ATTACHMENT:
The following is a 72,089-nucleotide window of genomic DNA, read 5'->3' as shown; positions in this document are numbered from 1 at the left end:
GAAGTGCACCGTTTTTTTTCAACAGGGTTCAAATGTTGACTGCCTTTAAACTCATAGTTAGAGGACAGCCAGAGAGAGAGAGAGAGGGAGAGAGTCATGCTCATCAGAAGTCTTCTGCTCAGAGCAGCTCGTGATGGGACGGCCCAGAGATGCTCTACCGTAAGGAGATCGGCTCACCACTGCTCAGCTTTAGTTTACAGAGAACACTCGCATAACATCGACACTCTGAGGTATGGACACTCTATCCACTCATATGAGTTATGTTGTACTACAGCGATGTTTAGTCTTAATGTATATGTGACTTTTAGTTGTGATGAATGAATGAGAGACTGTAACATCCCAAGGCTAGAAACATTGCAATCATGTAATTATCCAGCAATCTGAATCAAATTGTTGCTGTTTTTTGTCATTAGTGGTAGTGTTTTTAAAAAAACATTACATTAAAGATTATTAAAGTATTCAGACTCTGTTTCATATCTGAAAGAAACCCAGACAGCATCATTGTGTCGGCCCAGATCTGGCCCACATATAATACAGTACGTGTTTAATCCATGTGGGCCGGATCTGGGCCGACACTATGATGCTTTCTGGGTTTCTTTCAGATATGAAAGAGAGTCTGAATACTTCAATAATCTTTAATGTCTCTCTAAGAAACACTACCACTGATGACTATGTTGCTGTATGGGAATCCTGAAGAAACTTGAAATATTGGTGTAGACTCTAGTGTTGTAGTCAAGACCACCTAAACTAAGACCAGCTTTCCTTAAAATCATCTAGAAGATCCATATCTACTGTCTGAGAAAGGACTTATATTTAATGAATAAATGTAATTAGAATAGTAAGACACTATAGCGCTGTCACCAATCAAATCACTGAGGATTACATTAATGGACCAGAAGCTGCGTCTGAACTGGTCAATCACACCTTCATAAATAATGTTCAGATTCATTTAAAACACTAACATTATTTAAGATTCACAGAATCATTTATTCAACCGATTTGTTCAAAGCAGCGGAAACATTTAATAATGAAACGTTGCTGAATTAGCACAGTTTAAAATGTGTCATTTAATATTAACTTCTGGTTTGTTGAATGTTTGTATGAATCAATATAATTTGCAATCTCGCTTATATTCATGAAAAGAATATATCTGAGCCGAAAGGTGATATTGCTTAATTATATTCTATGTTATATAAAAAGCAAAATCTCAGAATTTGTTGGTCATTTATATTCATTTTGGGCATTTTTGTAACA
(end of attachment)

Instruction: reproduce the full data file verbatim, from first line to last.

The following is a 72,089-nucleotide window of genomic DNA, read 5'->3' as shown; positions in this document are numbered from 1 at the left end:
GAAGTGCACCGTTTTTTTTCAACAGGGTTCAAATGTTGACTGCCTTTAAACTCATAGTTAGAGGACAGCCAGAGAGAGAGAGAGAGGGAGAGAGTCATGCTCATCAGAAGTCTTCTGCTCAGAGCAGCTCGTGATGGGACGGCCCAGAGATGCTCTACCGTAAGGAGATCGGCTCACCACTGCTCAGCTTTAGTTTACAGAGAACACTCGCATAACATCGACACTCTGAGGTATGGACACTCTATCCACTCATATGAGTTATGTTGTACTACAGCGATGTTTAGTCTTAATGTATATGTGACTTTTAGTTGTGATGAATGAATGAGAGACTGTAACATCCCAAGGCTAGAAACATTGCAATCATGTAATTATCCAGCAATCTGAATCAAATTGTTGCTGTTTTTTGTCATTAGTGGTAGTGTTTTTAAAAAAACATTACATTAAAGATTATTAAAGTATTCAGACTCTGTTTCATATCTGAAAGAAACCCAGACAGCATCATTGTGTCGGCCCAGATCTGGCCCACATATAATACAGTACGTGTTTAATCCATGTGGGCCGGATCTGGGCCGACACTATGATGCTTTCTGGGTTTCTTTCAGATATGAAAGAGAGTCTGAATACTTCAATAATCTTTAATGTCTCTCTAAGAAACACTACCACTGATGACTATGTTGCTGTATGGGAATCCTGAAGAAACTTGAAATATTGGTGTAGACTCTAGTGTTGTAGTCAAGACCACCTAAACTAAGACCAGCTTTCCTTAAAATCATCTAGAAGATCCATATCTACTGTCTGAGAAAGGACTTATATTTAATGAATAAATGTAATTAGAATAGTAAGACACTATAGCGCTGTCACCAATCAAATCACTGAGGATTACATTAATGGACCAGAAGCTGCGTCTGAACTGGTCAATCACACCTTCATAAATAATGTTCAGATTCATTTAAAACACTAACATTATTTAAGATTCACAGAATCATTTATTCAACCGATTTGTTCAAAGCAGCGGAAACATTTAATAATGAAACGTTGCTGAATTAGCACAGTTTAAAATGTGTCATTTAATATTAACTTCTGGTTTGTTGAATGTTTGTATGAATCAATATAATTTGCAATCTCGCTTATATTCATGAAAAGAATATATCTGAGCCGAAAGGTGATATTGCTTAATTATATTCTATGTTATATAAAAAGCAAAATCTCAGAATTTGTTGGTCATTTATATTCATTTTGGGCATTTTTGTAACA